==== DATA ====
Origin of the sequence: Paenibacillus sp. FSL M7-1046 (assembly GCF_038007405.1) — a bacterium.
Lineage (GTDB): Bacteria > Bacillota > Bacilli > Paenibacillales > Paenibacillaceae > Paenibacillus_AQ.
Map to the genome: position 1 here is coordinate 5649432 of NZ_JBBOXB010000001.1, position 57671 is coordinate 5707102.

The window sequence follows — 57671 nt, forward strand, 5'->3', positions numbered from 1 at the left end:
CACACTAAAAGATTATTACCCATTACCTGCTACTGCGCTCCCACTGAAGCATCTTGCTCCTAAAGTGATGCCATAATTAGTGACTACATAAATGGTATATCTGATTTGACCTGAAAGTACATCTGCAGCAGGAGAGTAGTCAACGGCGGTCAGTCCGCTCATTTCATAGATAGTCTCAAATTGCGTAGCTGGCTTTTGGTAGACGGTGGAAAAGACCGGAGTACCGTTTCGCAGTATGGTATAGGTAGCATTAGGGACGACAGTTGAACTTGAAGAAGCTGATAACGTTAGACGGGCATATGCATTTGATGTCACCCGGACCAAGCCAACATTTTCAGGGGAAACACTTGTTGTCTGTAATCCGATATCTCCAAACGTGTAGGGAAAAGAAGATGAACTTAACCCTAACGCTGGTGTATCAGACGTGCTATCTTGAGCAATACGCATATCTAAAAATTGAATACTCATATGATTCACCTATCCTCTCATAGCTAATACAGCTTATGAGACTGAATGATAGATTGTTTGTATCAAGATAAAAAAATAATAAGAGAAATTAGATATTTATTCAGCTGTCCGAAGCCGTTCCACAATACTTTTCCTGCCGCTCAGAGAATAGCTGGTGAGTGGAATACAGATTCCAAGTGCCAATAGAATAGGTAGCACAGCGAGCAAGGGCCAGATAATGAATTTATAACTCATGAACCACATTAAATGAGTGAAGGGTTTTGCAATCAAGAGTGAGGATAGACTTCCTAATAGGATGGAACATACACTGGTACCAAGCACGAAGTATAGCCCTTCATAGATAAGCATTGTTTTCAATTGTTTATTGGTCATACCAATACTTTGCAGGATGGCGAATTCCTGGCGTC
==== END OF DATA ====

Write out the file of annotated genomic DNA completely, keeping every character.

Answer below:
Origin of the sequence: Paenibacillus sp. FSL M7-1046 (assembly GCF_038007405.1) — a bacterium.
Lineage (GTDB): Bacteria > Bacillota > Bacilli > Paenibacillales > Paenibacillaceae > Paenibacillus_AQ.
Map to the genome: position 1 here is coordinate 5649432 of NZ_JBBOXB010000001.1, position 57671 is coordinate 5707102.

The window sequence follows — 57671 nt, forward strand, 5'->3', positions numbered from 1 at the left end:
CACACTAAAAGATTATTACCCATTACCTGCTACTGCGCTCCCACTGAAGCATCTTGCTCCTAAAGTGATGCCATAATTAGTGACTACATAAATGGTATATCTGATTTGACCTGAAAGTACATCTGCAGCAGGAGAGTAGTCAACGGCGGTCAGTCCGCTCATTTCATAGATAGTCTCAAATTGCGTAGCTGGCTTTTGGTAGACGGTGGAAAAGACCGGAGTACCGTTTCGCAGTATGGTATAGGTAGCATTAGGGACGACAGTTGAACTTGAAGAAGCTGATAACGTTAGACGGGCATATGCATTTGATGTCACCCGGACCAAGCCAACATTTTCAGGGGAAACACTTGTTGTCTGTAATCCGATATCTCCAAACGTGTAGGGAAAAGAAGATGAACTTAACCCTAACGCTGGTGTATCAGACGTGCTATCTTGAGCAATACGCATATCTAAAAATTGAATACTCATATGATTCACCTATCCTCTCATAGCTAATACAGCTTATGAGACTGAATGATAGATTGTTTGTATCAAGATAAAAAAATAATAAGAGAAATTAGATATTTATTCAGCTGTCCGAAGCCGTTCCACAATACTTTTCCTGCCGCTCAGAGAATAGCTGGTGAGTGGAATACAGATTCCAAGTGCCAATAGAATAGGTAGCACAGCGAGCAAGGGCCAGATAATGAATTTATAACTCATGAACCACATTAAATGAGTGAAGGGTTTTGCAATCAAGAGTGAGGATAGACTTCCTAATAGGATGGAACATACACTGGTACCAAGCACGAAGTATAGCCCTTCATAGATAAGCATTGTTTTCAATTGTTTATTGGTCATACCAATACTTTGCAGGATGGCGAATTCCTGGCGTC